I seem to remember seeing a system in the past that would lay the hot foil along just in front of the hot roller ( lot of different pattern roller wheels available ) and it came with various guides available.

It can be done with templates ( which will get you the curves ) but you'd need to be doing a lot of the same size to make having the template system made in curves worthwhile..the shorter the repeat", the easier it is to make curves, the diameter of the roller is smaller on a short "repeat" and so can do a tighter radius curve.

The corner details and end details can be done with bookbinding tools, or even old letterpress printers decorations..even used to be able to find decorative rulers and guides and "blocks" for letterpress printers which could be used in a pinch for hot foil or gilding work.

When you do any embossing with real gold, you rub the gold off ( and recover it for sending back to the leaf supplier, who will credit you with the value )..Burnishing is done ( traditionally ) by rubbing with a wolf's tooth burnisher , or an agate burnisher*, a dogs tooth will work just as well as a wolf's tooth. That will get you a shiny surface..to have a satin surface ( warmer to look at ) go over again with a soft cotton lint free cloth.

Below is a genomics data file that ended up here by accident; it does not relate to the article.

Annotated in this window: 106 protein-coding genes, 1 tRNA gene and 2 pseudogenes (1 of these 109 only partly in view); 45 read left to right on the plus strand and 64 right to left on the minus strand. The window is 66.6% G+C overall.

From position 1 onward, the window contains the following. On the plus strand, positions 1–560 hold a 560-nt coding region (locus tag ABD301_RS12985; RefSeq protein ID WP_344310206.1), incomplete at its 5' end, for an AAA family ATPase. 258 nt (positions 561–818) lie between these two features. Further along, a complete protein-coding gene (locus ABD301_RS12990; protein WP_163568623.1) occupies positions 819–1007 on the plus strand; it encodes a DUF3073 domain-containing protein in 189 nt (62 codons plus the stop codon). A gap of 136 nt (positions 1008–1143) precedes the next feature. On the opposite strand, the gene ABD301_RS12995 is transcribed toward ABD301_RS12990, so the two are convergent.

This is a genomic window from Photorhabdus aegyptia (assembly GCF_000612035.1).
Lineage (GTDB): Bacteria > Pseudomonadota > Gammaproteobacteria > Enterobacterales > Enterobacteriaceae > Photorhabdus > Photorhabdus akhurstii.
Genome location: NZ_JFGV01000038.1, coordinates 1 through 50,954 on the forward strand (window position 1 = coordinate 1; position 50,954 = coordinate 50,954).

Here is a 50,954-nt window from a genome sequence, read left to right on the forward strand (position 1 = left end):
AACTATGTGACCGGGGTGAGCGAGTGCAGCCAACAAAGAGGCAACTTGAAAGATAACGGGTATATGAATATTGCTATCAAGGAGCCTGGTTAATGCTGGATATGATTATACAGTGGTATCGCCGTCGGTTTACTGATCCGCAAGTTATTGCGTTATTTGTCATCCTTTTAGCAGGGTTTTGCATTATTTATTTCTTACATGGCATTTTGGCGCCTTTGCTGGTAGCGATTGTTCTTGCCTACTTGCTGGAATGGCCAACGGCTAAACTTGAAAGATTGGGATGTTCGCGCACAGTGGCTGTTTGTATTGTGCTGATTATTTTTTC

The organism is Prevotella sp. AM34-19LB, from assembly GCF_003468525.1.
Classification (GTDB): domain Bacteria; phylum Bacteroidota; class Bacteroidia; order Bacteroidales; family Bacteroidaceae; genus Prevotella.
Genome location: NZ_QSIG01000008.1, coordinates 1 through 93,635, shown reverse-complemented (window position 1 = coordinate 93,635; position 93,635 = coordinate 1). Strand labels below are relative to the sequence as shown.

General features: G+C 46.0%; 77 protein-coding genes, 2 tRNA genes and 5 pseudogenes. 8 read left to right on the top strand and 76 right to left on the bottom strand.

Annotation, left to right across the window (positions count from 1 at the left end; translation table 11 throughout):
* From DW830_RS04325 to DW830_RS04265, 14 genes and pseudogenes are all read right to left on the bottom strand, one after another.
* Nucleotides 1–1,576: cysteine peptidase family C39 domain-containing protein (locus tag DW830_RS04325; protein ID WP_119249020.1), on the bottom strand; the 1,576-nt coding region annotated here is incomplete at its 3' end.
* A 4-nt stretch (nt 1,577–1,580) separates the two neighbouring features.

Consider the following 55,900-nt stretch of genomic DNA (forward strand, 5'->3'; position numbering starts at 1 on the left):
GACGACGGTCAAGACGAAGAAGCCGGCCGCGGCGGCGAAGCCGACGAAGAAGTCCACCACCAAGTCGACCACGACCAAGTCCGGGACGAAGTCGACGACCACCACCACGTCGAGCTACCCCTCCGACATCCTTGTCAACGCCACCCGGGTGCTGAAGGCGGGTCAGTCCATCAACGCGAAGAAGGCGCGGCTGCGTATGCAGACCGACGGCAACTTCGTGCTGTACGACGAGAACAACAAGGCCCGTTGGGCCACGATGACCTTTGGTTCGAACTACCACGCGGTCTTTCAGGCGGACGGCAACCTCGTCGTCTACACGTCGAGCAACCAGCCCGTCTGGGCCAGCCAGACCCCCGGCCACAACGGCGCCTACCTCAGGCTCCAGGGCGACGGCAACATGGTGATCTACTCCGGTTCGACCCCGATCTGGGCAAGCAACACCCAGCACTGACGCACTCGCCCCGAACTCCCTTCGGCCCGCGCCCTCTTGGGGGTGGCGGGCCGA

You'd use an agate burnisher more to do things like 3D surfaces , picture frames, sculptures and so on..Lot of gold leaf sculptures are actually wooden sculptures with a smoothed gesso layer all over and then coloured grounds ( boles ) followed by "size" onto which the gold leaf is then laid and burnished. Lots of different recipes for boles and sizes.

If talasonline ( I haven't looked at the link yet to see what they have ) have the rollers, ask them to supply ( if they have some rolls of hot foil , the polyester type )..use these to practice with before moving onto real gold ( mistakes while learning can get expensive with real gold foil )..if they don't have straight line guides ( or complete systems ) then you should be able to make something with some long straight edges ( the kind that picture framers use to make the "passe-partouts..